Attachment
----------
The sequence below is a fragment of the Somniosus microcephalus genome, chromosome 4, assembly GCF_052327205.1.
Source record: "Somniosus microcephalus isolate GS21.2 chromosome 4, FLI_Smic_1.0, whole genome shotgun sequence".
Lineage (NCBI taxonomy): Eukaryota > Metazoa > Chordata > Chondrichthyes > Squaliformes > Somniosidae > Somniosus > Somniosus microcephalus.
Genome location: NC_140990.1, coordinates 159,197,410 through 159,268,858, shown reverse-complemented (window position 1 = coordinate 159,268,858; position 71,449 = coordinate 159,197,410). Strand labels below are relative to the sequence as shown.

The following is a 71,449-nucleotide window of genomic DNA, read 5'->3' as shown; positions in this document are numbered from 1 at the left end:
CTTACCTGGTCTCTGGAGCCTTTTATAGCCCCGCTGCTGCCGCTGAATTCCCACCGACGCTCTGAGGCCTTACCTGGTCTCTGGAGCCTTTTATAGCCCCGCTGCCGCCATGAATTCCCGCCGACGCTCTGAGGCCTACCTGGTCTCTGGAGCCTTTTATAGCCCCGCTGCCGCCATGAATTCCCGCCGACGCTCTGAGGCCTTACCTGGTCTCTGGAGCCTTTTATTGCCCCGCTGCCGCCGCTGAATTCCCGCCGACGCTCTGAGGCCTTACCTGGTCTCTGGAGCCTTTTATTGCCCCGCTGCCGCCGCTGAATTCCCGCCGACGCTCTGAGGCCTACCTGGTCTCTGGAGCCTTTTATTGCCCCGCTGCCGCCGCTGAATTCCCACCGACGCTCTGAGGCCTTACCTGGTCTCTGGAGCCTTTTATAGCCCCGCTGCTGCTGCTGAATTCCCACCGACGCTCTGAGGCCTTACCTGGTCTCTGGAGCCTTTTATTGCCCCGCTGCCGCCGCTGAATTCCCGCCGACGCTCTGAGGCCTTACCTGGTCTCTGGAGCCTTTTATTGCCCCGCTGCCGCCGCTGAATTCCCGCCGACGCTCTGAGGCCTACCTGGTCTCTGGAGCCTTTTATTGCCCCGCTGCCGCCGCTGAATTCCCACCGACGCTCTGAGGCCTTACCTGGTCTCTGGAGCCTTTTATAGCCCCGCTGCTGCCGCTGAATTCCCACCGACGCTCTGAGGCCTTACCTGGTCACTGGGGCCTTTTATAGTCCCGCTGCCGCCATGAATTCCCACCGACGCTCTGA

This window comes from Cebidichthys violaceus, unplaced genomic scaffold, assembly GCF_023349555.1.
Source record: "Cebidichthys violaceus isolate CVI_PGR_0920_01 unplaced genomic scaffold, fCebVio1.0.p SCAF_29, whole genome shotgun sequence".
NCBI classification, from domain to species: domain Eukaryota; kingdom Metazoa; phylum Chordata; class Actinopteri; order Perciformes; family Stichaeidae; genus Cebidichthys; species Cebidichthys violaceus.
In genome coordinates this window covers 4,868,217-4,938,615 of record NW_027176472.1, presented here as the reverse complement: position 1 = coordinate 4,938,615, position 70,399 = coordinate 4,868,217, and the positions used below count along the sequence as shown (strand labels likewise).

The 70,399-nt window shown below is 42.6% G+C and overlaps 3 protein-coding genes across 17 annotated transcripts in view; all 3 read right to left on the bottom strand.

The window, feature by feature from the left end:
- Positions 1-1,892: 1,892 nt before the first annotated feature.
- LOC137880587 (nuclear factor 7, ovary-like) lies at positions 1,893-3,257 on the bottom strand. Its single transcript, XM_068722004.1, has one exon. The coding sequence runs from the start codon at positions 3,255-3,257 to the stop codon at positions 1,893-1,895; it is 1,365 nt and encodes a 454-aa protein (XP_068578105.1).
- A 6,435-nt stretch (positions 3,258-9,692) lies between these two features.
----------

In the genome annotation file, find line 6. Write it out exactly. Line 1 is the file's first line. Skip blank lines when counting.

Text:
CTTACCTGGTCTCTGGAGCCTTTTATAGCCCCGCTGCTGCCGCTGAATTCCCACCGACGCTCTGAGGCCTTACCTGGTCTCTGGAGCCTTTTATAGCCCCGCTGCCGCCATGAATTCCCGCCGACGCTCTGAGGCCTACCTGGTCTCTGGAGCCTTTTATAGCCCCGCTGCCGCCATGAATTCCCGCCGACGCTCTGAGGCCTTACCTGGTCTCTGGAGCCTTTTATTGCCCCGCTGCCGCCGCTGAATTCCCGCCGACGCTCTGAGGCCTTACCTGGTCTCTGGAGCCTTTTATTGCCCCGCTGCCGCCGCTGAATTCCCGCCGACGCTCTGAGGCCTACCTGGTCTCTGGAGCCTTTTATTGCCCCGCTGCCGCCGCTGAATTCCCACCGACGCTCTGAGGCCTTACCTGGTCTCTGGAGCCTTTTATAGCCCCGCTGCTGCTGCTGAATTCCCACCGACGCTCTGAGGCCTTACCTGGTCTCTGGAGCCTTTTATTGCCCCGCTGCCGCCGCTGAATTCCCGCCGACGCTCTGAGGCCTTACCTGGTCTCTGGAGCCTTTTATTGCCCCGCTGCCGCCGCTGAATTCCCGCCGACGCTCTGAGGCCTACCTGGTCTCTGGAGCCTTTTATTGCCCCGCTGCCGCCGCTGAATTCCCACCGACGCTCTGAGGCCTTACCTGGTCTCTGGAGCCTTTTATAGCCCCGCTGCTGCCGCTGAATTCCCACCGACGCTCTGAGGCCTTACCTGGTCACTGGGGCCTTTTATAGTCCCGCTGCCGCCATGAATTCCCACCGACGCTCTGA